So here’s an interesting question.
When is it ok to make a lot of money and pay no tax? Seemingly when it suits the government to allow it to happen.
It would appear that “immoral tax arrangements” have been in place for years before the economy spiralled into recession. Now that governments and banks are on their knees, who can they turn to for more cash.
Governments can turn on the tap, to come and milk the middle classes again. Just to remind you, these are the people who pay their taxes on time, send their kids to school, spend and save wisely, pay their car tax, heating bills, school fees, council tax, parking fines, speeding fines, tube fares, bus fares, congestion tax, mortgages….etc etc etc…(nearly all of which increase yearly, by far more than the rate of inflation)
Banks can likewise impose banking fees, on those who have some money on deposit in their accounts, attracting little or no interest and pay all their bills electronically and have been forced to bank online.
BUT wait, now there is a question of morality. Having milked the middle classes, governments are now turning to the very RICH!
These are the people who often have no “fixed” abode, choosing to live in many different countries. They pay little or no tax due to adroitness of their accountants and financial advisors.
Who can governments turn to next? Footballers, ‘celebrities’, TV presenters? Is it immoral to make a lot of money playing football, being an X factor judge, presenting I’m a celebrity?
Is it immoral for Channel 4 to hand out prize money of up to £250,000 daily, TAX FREE on Deal or no Deal? For goodness sake, you don’t even need to be educated as there are no questions to answer!
Fortunately for Mr Osborne and chancellors that will follow him over many decades to come, the list is quite long………
- Morality and Expiring Tax Cuts on the Top 2% (atheistethicist.blogspot.com)
- The Government Is Helpless, Bankrupt and Immoral. (economicnoise.com)
- 25 Questions Society needs to answer before getting out of the Scum Hole (real-agenda.com)
Monday 28th May – We started the week off with the Olympic torch arriving in Gwent. Tens of thousands lined the street, showing their support for the Games, probably because they couldn’t get or afford a ticket?
Tuesday 29th May – A happy day for Bernie Ecclestone as he plans for a forthcoming IPO in Singapore, although this may be delayed due to market conditions. F1, a classic example of tax hypocrisy, courtesy of HMRC.
Wednesday 30th May – In further acts of gross hypocrisy it’s revealed that IMF chief, Christine Lagarde, doesn’t pay any income tax on her salary?? She said that her comments regarding Greece were misunderstood but she didn’t go as far as making an apology. Good thing she’s not appearing on the Greek TV equivalent of “I’m a Celelebrity, get me out of here.”
Thursday 31st May – In more shock news it’s revealed that British banks aren’t lending to small firms. How long did it take to work that out? Fortunately some of the banks are building up cash reserves (taxpayers money), to prepare for the forthcoming financial Armageddon. A comforting thought.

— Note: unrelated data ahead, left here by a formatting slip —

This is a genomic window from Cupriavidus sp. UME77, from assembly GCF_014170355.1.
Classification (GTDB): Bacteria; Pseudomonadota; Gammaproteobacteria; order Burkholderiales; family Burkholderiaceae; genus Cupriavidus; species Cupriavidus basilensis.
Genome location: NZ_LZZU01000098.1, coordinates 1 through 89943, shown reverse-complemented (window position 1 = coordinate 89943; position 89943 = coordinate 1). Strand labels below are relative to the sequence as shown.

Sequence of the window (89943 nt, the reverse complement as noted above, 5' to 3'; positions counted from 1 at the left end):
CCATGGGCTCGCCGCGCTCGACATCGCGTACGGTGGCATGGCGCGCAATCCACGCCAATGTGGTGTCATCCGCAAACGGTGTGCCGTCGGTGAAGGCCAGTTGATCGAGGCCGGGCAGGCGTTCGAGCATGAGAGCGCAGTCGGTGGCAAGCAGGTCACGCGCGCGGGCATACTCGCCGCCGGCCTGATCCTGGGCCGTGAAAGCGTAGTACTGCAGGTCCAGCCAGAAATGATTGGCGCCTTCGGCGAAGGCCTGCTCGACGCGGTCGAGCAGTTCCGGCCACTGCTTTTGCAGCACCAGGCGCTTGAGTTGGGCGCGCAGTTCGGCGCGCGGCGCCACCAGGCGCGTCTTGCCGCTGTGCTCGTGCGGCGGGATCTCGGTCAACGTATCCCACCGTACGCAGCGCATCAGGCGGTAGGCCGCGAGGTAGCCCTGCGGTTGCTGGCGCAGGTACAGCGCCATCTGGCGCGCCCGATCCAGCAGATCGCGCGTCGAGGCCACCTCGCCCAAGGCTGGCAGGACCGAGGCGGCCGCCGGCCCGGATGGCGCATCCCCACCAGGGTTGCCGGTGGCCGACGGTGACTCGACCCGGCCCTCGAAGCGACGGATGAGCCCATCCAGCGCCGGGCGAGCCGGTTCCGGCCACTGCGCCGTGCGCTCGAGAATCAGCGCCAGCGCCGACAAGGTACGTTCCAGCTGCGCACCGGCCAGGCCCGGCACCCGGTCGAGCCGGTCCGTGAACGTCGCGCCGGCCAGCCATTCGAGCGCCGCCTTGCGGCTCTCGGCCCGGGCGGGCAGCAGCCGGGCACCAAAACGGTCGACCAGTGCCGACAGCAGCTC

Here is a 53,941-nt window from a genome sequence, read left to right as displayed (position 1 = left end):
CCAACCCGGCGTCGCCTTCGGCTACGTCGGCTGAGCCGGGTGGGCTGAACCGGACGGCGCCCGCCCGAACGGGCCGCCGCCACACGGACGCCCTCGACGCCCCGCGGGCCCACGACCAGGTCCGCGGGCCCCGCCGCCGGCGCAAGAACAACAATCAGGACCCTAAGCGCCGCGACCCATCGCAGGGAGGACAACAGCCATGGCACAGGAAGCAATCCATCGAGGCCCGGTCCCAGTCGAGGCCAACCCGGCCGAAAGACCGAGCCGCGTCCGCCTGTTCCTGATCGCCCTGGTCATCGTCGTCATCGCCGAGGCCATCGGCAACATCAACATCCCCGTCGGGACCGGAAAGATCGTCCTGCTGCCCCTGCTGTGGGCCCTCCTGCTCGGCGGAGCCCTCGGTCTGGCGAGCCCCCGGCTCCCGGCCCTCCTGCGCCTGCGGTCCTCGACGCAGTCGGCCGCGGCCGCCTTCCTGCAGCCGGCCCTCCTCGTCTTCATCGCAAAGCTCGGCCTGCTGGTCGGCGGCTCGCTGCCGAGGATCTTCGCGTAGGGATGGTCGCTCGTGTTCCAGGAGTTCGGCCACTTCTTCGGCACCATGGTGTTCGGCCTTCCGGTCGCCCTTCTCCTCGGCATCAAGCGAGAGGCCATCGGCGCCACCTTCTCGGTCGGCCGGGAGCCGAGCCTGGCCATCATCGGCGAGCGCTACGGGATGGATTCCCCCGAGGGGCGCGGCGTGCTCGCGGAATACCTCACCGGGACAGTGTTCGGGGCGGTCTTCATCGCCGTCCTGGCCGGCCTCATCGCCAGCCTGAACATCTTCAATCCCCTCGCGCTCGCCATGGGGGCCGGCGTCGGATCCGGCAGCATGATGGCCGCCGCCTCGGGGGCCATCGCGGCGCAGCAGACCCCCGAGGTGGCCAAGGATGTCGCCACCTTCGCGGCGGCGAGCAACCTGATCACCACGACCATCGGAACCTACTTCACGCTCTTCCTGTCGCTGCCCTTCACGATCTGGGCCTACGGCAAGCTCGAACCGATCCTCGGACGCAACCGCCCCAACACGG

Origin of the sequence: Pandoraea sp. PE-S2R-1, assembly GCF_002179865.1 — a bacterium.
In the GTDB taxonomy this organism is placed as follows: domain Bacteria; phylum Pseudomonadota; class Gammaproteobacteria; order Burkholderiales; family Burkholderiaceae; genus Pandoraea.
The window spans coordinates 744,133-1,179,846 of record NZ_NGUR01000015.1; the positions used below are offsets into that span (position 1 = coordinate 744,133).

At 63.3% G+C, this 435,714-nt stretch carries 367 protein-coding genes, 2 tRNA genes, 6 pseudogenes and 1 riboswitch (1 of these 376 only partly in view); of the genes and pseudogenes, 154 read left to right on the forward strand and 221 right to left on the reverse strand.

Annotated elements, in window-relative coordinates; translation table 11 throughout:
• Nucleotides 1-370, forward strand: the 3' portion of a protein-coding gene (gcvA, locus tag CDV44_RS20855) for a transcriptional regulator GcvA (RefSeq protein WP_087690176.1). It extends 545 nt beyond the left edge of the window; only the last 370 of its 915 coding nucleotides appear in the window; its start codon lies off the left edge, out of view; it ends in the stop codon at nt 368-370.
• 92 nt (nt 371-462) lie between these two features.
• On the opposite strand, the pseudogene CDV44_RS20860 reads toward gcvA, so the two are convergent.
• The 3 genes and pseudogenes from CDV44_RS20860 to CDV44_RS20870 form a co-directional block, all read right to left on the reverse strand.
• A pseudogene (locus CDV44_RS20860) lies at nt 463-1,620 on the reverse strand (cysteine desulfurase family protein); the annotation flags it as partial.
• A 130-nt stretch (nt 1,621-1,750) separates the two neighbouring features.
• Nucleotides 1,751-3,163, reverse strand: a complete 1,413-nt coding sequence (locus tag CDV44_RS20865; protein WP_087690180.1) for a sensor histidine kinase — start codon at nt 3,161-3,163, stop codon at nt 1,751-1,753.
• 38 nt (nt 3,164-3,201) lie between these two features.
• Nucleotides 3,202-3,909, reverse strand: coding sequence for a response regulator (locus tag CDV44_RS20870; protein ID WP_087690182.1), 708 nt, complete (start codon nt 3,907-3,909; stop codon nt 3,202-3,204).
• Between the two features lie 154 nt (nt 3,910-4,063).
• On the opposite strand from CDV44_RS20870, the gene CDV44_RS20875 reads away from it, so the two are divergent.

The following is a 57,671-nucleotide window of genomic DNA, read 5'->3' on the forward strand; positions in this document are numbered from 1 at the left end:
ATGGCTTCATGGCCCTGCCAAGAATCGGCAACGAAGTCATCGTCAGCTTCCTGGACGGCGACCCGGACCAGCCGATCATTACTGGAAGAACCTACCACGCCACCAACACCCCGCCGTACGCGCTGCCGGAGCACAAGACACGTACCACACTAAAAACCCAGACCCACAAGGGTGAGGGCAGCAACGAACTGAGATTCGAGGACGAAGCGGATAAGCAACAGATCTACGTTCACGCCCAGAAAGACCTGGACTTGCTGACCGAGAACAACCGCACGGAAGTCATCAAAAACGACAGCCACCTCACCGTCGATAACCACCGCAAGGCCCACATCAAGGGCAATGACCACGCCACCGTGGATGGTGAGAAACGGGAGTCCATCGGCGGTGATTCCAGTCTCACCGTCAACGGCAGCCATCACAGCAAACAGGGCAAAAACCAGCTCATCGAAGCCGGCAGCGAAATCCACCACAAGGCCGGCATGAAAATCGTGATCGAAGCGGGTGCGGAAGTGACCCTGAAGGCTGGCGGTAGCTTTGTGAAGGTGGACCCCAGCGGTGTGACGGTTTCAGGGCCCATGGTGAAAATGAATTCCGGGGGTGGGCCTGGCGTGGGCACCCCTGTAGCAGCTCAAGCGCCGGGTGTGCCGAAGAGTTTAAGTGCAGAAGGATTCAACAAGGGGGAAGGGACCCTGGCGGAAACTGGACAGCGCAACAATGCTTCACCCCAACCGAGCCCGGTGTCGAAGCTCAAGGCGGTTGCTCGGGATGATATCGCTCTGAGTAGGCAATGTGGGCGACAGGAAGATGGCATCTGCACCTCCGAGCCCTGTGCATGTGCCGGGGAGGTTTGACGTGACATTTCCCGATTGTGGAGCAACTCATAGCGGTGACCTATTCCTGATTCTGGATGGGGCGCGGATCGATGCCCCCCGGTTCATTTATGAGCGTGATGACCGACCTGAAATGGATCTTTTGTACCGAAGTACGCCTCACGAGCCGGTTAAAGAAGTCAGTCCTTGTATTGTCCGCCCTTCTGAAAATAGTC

Friday 1st June – In even more shock news, London 2012 Olympic food and drink pricing was revealed this week. Extortion is a word that immediately comes to mind. After failing to supply Londoners with event tickets and revealing that the transport system will be tested to the extreme, you can be assured that if you make it to an event, you can get a pint of beer for £7. Why not treat yourself to fish and chips for £8 while you’re there. Cost of a day out for 2 adults and 2 kids…..probably not much change from £250 (including your tickets) and I think I’m being generous. Looks like I’ll be booking that all inclusive week in Greece this summer?
Have a great Jubilee week!
- Malfunction snuffs out Olympic Torch for the first time (itv.com)
- Rush of Olympic torches for sale on ebay after one ‘fetches £150,000′ (telegraph.co.uk)
- British pubs benefiting from Olympic Torch Relay (premierlinedirect.co.uk)
Like most people, I love a game show. The opportunity for someone to gain fame or a small fortune. Makes great TV and solid entertainment. However, there is something quite unpleasant about the end to this TV show.
The 2 finalists basically have to trust each other, in order to share the spoils. If one or both of them “does the dirty,” one contestant or possible both could end up with nothing.
Such was the case on Saturday evening when one contestant walked away with a prize fund of £100,000
The losing finalist, seemed a little stunned. The family of the winning contestant seemed shocked!
The husband and child of the winning contestant, might just want to sleep with one eye open from now on.
- George Lamb’s ‘Bank Job’ renewed for second run, to return in February (digitalspy.co.uk)
- Who can governments turn to next? Footballers, 'celebrities', TV presenters? wp.me/p2axt5-ss 6 minutes ago
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- BBC News – Apple ‘among largest tax avoiders in US’ – Senate committee #avoidance #tax #commonsense #windfall #taxation May 21, 2013
- Never mind tax havens – the real hidden billions are in company coffers | Richard Seymour | Comment is free | guardian.co.uk May 13, 2013
- Austerity kills, economists warn May 3, 2013
- ‘Sweetheart’ deal between HMRC and Goldman Sachs was struck to save Government embarrassment #disgrace May 3, 2013
- sound advice from the #FCA #interestrates #0 #banks #economy #pensions May 3, 2013